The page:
Five former Buffalo Bills cheerleaders have joined a growing list of women who have filed suit against NFL teams over compensation and treatment.
The Bills cheerleaders, known as the Jills, allege that they were inadequately compensated and were subjected to demeaning treatment that included “jiggle tests.” The lawsuit, filed against Stejon Productions Corp., which manages the Jills; Citadel Communications, the Jills’ former manager; and the Bills in State Supreme Court in Buffalo, alleges that the women were not paid the minimum wage and were mistreated at, among other times, their annual golf tournament. They claim they were required to wear bikinis and enter a dunk tank, as well as being auctioned off like prizes.
The lawsuit is the latest filed against an NFL team by women hired to cheer for them. The Oakland Raiders and Cincinnati Bengals are the target of lawsuits over their allegedly inadequate compensation. Alexa Brenneman, a cheerleader who just finished her first season with the Ben-Gals, is suing the team because she claims it pays nowhere near minimum wage, according to a lawsuit filed Feb. 11 and obtained by KTLA.com, Brenneman contends that she was paid $855 for over 300 hours of work during the 2013 season. In January, the Raiderettes filed a lawsuit alleging that they were paid little less than $5 per hour for their time in Oakland. The Raiders contend that the women signed away their rights to sue in court when they signed a contract with the team. Last month, they asked Alameda County Superior Court Judge Wayne Carvill to put the lawsuit on hold and force the women to plead their case with NFL Commissioner Roger Goodell.
“I’ve been a Bills fans my entire life,” Maria P., a the former Jill identified only by first name and last initial, said the filing (via the Buffalo News). “To be able to cheer them on in front of 80,000 fans was a dream of mine since I was a child. That dream was taken advantage of by the Bills.”
Maria P., who quit after the 2012-13 season, alleged that cheerleaders were subjected to degrading comments and were touched inappropriately at their annual golf tournament.
“I could not go back because of the harassment and the way we were treated,” she said. “I signed up to be a cheerleader, not whatever you want to call that. Cheerleading was my passion. I had no idea what would be taking place at these events.”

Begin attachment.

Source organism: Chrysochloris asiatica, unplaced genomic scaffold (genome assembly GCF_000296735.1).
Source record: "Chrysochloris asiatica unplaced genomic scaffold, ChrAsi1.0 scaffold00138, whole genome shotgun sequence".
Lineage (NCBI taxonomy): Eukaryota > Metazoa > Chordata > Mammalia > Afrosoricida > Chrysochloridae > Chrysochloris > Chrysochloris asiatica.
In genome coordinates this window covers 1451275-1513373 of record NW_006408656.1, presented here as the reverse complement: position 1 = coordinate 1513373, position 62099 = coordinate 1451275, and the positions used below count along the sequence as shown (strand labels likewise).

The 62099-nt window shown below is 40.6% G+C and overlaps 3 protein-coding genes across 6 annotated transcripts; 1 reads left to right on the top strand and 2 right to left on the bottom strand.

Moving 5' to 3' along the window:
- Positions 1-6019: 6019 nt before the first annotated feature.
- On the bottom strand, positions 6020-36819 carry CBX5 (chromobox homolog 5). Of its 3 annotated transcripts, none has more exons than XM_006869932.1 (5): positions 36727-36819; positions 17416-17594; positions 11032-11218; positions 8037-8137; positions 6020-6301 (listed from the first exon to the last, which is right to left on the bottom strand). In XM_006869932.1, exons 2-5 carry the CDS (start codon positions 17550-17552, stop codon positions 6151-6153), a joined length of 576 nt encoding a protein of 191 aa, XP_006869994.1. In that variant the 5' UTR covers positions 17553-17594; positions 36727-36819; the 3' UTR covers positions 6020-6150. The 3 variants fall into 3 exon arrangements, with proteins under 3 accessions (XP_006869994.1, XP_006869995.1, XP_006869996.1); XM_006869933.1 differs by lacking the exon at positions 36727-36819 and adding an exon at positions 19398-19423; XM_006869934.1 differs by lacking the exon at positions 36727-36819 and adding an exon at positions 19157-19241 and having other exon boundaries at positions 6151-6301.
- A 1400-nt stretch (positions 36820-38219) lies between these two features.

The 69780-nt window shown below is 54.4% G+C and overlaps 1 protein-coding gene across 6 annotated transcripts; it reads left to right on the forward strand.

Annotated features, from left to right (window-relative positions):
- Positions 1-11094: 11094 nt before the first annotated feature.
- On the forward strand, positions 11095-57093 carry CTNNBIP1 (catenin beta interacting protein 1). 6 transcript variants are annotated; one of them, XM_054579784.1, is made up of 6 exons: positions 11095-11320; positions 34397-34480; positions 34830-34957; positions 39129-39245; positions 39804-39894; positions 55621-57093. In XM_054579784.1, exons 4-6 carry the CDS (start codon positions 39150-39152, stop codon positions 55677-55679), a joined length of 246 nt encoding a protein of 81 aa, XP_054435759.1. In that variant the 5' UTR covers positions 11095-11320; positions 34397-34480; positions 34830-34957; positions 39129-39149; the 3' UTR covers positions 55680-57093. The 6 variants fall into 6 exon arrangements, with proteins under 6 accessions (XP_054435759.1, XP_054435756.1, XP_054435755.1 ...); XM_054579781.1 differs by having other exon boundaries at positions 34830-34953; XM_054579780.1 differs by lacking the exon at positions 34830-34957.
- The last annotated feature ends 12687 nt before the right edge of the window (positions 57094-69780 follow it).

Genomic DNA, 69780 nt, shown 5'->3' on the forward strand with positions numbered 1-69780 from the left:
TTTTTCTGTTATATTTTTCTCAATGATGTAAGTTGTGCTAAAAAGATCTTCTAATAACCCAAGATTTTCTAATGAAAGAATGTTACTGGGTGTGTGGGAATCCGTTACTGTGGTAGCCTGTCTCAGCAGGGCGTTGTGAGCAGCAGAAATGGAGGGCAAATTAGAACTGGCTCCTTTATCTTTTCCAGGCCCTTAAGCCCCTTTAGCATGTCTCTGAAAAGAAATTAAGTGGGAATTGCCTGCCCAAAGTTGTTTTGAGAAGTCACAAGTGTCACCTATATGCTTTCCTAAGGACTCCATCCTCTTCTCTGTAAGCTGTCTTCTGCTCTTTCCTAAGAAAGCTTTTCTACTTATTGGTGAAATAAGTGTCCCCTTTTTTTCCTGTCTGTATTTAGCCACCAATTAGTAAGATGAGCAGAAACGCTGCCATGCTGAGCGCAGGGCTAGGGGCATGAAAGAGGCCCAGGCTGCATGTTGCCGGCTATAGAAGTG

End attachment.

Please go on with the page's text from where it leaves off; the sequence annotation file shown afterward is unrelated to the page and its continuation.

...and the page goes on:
As a condition of their employment, the women had to sign contracts describing them as independent contractors. The lawsuit states that they were not paid the mandatory minimum wage of $8 an hour for all the hours they worked on game days and at community events, which numbered 20-35 a year. Including game performances, practices, rehearsals and appearances, each Jill worked about 840 unpaid hours per year, the lawsuit states. The women also had to pass a “jiggle test,” the lawsuit alleges, and were penalized if they weren’t sufficiently fit. From the lawsuit:
In addition, the Jills were subjected to weekly “physique evaluations” during which defendants’ representatives tested the Jills’ bodies for “jiggling.” During the “Jiggle Test” defendants scrutinized the women’s stomach, arms, legs, hips, and butt while she does jumping jacks. The physique evaluations largely determine whether or not any particular Jill would be allowed to perform at the Bills’ next home game. Jills that failed to meet defendants’ physical standards received warnings, and in some cases were penalized, suspended or dismissed.
One cheerleader alleges that she was told to “tone up,” only to be accused of being anorexic after beginning a strict diet and exercise regimen.
Maybe Donald Trump, beauty pageant promoter and prospective purchaser of the Bills, will straighten all this out when he’s an NFL owner.